Address by Minister of Health Rona Ambrose: Press Conference with Ertharin Cousin, Executive Director of the United Nations World Food Programme
May 28, 2014 – Toronto, Ontario
Check Against Delivery
Good morning and thank you all for coming.
It is my pleasure to be here with Ertharin Cousin, Executive Director of the United Nations World Food Programme.
It was a great to tour with SickKids with Ertharin and our other guests.
SickKids is more than a world-class hospital for children in Canada.
SickKids is also working to improve the health of women and children overseas.
Namely, by training health workers in Ghana, Ethiopia, and Tanzania.
The World Food Programme—or WFP—is the United Nations’ frontline agency in the fight against hunger.
It responds quickly to emergencies and saves lives by getting food to the people who need it the most.
But it also works to prevent hunger and stem malnutrition in the future.
Canada is proud to be a global leader in supporting nutrition around the world.
Increasing food security and ensuring access to nutritious food are at the heart of poverty reduction.
And fundamental pillars of Canada’s maternal, newborn and child health initiative.
Access to healthy, nutritious food—particularly in a child’s first 1,000 days—touches their entire life.
Nutrition levels during that period impact whether a child will have the strength to reach their full mental and physical potential.
Canada was proud to be the World Food Programme’s third largest donor last year.
We provided more than $370 million to its global operations.
The decision is simple: children who get enough food are less likely to get sick or potentially even die.
They are more likely to stay in school, contribute to their families and communities, and to reach their full potential.
And that is why today, I am pleased to announce that Canada is contributing an additional $98 million to support the World Food Programme’s humanitarian work around the world.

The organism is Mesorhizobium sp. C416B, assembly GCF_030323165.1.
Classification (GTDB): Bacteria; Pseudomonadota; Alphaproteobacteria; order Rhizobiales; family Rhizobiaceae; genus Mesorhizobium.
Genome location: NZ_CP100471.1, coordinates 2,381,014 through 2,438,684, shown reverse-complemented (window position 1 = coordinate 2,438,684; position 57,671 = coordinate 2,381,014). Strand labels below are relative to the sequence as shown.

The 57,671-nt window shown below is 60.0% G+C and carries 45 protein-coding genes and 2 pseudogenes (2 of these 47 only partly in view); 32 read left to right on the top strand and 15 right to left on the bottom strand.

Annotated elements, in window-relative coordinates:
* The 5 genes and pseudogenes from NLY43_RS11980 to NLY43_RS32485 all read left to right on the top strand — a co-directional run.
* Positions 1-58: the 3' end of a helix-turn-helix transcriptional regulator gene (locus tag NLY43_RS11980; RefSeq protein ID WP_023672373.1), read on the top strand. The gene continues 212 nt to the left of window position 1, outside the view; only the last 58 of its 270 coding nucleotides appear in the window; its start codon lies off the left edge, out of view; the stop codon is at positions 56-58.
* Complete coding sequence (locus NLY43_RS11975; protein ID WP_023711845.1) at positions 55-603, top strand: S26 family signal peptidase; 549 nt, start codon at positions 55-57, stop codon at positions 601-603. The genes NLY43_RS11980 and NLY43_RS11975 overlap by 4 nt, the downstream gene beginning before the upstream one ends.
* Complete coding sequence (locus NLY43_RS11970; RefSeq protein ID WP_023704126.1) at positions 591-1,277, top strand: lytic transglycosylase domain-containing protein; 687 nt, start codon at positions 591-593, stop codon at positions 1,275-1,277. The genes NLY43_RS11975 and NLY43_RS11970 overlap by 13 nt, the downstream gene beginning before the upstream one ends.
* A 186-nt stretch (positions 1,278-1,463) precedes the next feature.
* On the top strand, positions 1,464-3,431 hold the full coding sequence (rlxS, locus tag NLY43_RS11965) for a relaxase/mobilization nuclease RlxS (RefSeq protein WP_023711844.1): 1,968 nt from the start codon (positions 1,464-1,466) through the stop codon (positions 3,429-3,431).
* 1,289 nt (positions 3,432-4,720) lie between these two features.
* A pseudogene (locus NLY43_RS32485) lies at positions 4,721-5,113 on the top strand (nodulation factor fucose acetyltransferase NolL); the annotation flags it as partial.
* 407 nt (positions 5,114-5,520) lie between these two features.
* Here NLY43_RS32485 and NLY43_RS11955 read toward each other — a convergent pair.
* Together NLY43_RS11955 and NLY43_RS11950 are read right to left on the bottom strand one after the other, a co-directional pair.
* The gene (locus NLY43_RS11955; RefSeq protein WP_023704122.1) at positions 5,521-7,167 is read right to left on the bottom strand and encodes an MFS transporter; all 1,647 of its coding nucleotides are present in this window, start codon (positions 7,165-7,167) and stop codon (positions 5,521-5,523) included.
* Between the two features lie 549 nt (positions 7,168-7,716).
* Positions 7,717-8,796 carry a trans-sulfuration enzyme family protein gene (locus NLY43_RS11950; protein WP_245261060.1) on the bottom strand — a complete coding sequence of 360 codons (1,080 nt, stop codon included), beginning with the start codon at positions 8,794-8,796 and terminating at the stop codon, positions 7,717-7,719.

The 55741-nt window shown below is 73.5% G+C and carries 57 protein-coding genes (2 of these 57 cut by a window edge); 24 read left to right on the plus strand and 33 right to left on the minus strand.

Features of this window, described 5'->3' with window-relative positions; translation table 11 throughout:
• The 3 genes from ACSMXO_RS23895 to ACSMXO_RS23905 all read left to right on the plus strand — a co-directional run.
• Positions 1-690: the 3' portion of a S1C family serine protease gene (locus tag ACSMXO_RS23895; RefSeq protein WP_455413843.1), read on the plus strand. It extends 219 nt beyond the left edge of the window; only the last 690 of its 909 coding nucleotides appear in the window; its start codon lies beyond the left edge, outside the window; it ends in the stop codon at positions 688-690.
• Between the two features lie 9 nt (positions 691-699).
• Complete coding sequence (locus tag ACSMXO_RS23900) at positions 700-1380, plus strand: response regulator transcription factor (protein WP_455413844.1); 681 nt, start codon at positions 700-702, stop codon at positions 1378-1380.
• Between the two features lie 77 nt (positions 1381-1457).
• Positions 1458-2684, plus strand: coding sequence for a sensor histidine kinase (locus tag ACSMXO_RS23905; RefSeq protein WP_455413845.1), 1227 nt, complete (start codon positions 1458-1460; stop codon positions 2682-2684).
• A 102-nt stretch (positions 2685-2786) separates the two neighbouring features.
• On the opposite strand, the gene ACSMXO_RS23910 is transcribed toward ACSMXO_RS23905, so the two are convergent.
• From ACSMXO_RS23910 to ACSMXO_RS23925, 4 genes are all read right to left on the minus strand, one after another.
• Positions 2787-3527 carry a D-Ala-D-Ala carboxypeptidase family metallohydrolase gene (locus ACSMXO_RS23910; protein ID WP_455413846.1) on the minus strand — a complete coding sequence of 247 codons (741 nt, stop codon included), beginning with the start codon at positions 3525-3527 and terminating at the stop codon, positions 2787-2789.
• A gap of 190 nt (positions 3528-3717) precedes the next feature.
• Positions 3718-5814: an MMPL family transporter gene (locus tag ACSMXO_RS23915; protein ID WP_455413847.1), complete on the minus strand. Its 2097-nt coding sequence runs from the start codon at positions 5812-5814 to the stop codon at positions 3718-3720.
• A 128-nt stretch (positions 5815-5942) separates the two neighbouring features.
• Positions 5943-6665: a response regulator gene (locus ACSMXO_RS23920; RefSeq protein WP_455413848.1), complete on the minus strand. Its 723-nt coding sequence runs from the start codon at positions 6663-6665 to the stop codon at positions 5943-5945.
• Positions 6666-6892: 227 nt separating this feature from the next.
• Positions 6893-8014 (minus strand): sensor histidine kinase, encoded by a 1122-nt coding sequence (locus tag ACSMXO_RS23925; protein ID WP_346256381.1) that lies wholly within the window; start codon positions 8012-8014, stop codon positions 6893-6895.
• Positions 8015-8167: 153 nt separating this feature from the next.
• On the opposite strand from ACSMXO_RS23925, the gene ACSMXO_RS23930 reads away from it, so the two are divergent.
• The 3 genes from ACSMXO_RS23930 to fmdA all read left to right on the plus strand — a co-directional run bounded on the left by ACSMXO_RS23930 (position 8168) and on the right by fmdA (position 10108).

Already this year, Canada has announced support to this programme for high-profile situations.
We are working together in Syria and the surrounding region, as well as the Central African Republic and South Sudan.
Today’s funding focuses on other regions of significant need that we don’t always hear about in the news, such as Ethiopia, Yemen and Haiti.
For example, in Haiti, Canada’s support will contribute to the distribution of food or vouchers to hundreds of thousands of people.
As well as providing supplementary feeding to 75,000 children and nutrition supplements to close to 50,000 pregnant women.
In Mozambique – and I am pleased to say we are joined today by Mozambique’s Minister of Health, Dr. Alexandre Manguele – Canada’s support will help with general food distributions or cash-grants/food-for-work for up to 250,000 people facing food insecurity as a result of drought and / or flooding.
And those are just two examples.
Canada will continue to work all across the world to help those in need.
Just last week, I was in Geneva at the World Health Assembly, where I had the pleasure of announcing the “Innovating for Maternal and Child Health in Africa program” – a program that seeks to improve maternal, newborn and child health systems to become more equitable, using primary health care as an entry point.
I am proud to say under the leadership of Prime Minister Stephen Harper, Canada is bringing global attention to the issue of maternal and child health.
In a few hours, we will be opening the Saving Every Woman, Every Child: Within Arm’s Reach Summit.
And one of the first topics we will touch on is nutrition.
In fact, Ertharin will be leading that discussion.
So I want to thank you for coming.
And thank you for your organization’s tireless efforts around the world.
Canada is pleased to have the World Food Programme as a strategic partner.
And to help you deliver concrete results for those in need around the world.
I look forward to seeing many of you at the conference.
I am now pleased to turn the floor over to Ms. Ertharin Cousin, Executive Director of the United Nations World Food Programme.
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